Obamacare snarl could bankrupt NJ couple

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NEW JERSEY (PIX11) — We first introduced you to Fred Rosamilia in the fall when a group of doctors at a prominent New Jersey hospital refused to give him a bone marrow transplant. Not because he didn’t have insurance. He did. But because it would run out AFTER his operation.

The doctors told him it would be “unethical” for him to get the operation and then not have coverage for the drugs he would need later.

Fred ditched the medical team and hospital and got his transplant, and a few more rounds of chemo to boot. And on January 1, his wife signed them up for Horizon Blue Cross and Blue Shield. They chose the “gold” plan under the Affordable Care Act.

They pay $800 a month for a gold plan; the government gives them an $800 a month subsidy because Fred doesn’t work and Lynne doesn’t have a huge salary either.

They felt the insurance plan would be worth it, though. It would give them low co-pays for all the visits, and there are lots of them.

“When we told our doctors we were going to be sticking with the Horizon plan through Obamacare they said ‘great, we participate with Horizon.’ So we said ‘home run!’’”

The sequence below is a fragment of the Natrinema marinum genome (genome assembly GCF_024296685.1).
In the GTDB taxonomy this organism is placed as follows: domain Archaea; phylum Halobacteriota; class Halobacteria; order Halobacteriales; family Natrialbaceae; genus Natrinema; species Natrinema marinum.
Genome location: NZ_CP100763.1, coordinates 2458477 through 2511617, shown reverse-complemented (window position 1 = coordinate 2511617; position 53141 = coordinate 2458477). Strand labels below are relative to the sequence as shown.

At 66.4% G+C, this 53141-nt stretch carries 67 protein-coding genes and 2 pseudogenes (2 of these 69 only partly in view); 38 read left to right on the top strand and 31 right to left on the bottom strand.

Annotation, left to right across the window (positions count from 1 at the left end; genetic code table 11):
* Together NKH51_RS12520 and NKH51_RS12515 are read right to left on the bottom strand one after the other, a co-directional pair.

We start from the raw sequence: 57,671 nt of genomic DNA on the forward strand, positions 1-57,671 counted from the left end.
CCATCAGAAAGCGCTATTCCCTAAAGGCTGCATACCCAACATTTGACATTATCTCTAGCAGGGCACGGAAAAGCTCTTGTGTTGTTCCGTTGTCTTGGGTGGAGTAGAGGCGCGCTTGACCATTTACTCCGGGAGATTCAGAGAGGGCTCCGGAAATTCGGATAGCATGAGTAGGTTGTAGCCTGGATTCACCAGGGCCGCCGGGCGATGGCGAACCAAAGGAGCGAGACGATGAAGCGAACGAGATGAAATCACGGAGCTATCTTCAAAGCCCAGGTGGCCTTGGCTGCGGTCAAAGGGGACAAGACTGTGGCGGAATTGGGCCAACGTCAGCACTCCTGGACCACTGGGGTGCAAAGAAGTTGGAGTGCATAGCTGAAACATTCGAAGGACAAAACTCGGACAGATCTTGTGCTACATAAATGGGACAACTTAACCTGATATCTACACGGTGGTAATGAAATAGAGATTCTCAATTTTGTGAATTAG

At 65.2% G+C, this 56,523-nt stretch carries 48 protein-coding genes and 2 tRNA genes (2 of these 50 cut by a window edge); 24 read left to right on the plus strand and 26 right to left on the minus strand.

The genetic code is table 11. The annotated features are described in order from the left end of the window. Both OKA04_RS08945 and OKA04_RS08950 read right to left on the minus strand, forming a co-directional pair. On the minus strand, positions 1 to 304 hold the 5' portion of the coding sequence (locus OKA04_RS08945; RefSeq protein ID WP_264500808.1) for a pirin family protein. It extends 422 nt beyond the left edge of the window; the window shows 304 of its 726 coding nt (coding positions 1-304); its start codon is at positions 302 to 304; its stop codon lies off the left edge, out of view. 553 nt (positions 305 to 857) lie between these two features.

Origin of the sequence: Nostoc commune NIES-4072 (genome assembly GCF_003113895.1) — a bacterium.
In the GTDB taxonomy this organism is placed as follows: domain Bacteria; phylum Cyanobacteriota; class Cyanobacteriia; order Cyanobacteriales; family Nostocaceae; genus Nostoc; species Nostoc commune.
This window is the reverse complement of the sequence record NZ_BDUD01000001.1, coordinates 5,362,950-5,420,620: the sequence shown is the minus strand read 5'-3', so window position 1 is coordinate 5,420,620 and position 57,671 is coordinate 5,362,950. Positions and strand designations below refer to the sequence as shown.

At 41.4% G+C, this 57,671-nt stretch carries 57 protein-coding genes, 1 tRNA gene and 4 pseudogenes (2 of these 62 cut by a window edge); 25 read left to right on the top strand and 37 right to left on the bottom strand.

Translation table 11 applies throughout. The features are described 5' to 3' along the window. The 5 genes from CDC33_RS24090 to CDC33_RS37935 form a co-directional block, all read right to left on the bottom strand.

Only once the bills started coming in, turns out their gold plan was not the gold standard. Horizon Blue Cross only participated with the Rosamilia’s doctors on the less expensive, higher co-pay, silver plan, something Lynne found out while Fred was nearly unconscious post transplant, and something even the billing department at the hospital couldn’t understand or explain.  And then the other shoe dropped.

“I overheard nurses say to each other they can’t touch Fred til we talk to billing. That put me in tears,” recounts Lynne. Fred was in an extremely delicate part of his recovery, and even though they had insurance, they were virtually uncovered since their plan didn’t participate with the doctors.  The hospital did.  The silver Horizon plan did.  But the gold Horizon plan did NOT.  Lynne was dumbfounded.

And then when she started to look at the numbers, she realized they had two months of cancer treatment bills, with virtually no coverage.  “The billing department said, ‘we are learning with you on all of this. It’s all new to us, too.’”
After petitioning through the Affordable Care Act hotline, Horizon did finally let the Rosamilia’s switch to silver.

I turned to Fred, who has just the lightest dusting of stubble on his chin, still no eyelashes, courtesy of the continuing chemotherapy. I ask him how frustrating is this to be going through cancer treatment while navigating the medical minefield that threatens to bankrupt the couple. “I look at it this way, I take care of one thing at a time,” he says philosophically.